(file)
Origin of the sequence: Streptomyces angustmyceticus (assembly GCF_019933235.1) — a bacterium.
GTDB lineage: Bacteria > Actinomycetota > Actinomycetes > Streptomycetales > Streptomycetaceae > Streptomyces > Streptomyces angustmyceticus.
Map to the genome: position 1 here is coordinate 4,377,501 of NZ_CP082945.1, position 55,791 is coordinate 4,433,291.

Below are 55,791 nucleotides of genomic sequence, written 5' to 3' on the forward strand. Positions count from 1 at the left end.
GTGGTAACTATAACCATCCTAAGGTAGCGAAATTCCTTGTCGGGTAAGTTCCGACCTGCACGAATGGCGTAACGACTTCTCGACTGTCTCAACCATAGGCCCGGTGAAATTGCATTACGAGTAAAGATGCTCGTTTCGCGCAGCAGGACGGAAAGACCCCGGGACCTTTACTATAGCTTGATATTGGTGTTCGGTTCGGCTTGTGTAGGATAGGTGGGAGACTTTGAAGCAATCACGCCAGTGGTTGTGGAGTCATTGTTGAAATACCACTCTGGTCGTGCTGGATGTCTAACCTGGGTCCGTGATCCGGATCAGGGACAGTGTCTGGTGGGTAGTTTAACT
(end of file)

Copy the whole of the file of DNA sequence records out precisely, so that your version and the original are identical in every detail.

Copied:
Origin of the sequence: Streptomyces angustmyceticus (assembly GCF_019933235.1) — a bacterium.
GTDB lineage: Bacteria > Actinomycetota > Actinomycetes > Streptomycetales > Streptomycetaceae > Streptomyces > Streptomyces angustmyceticus.
Map to the genome: position 1 here is coordinate 4,377,501 of NZ_CP082945.1, position 55,791 is coordinate 4,433,291.

Below are 55,791 nucleotides of genomic sequence, written 5' to 3' on the forward strand. Positions count from 1 at the left end.
GTGGTAACTATAACCATCCTAAGGTAGCGAAATTCCTTGTCGGGTAAGTTCCGACCTGCACGAATGGCGTAACGACTTCTCGACTGTCTCAACCATAGGCCCGGTGAAATTGCATTACGAGTAAAGATGCTCGTTTCGCGCAGCAGGACGGAAAGACCCCGGGACCTTTACTATAGCTTGATATTGGTGTTCGGTTCGGCTTGTGTAGGATAGGTGGGAGACTTTGAAGCAATCACGCCAGTGGTTGTGGAGTCATTGTTGAAATACCACTCTGGTCGTGCTGGATGTCTAACCTGGGTCCGTGATCCGGATCAGGGACAGTGTCTGGTGGGTAGTTTAACT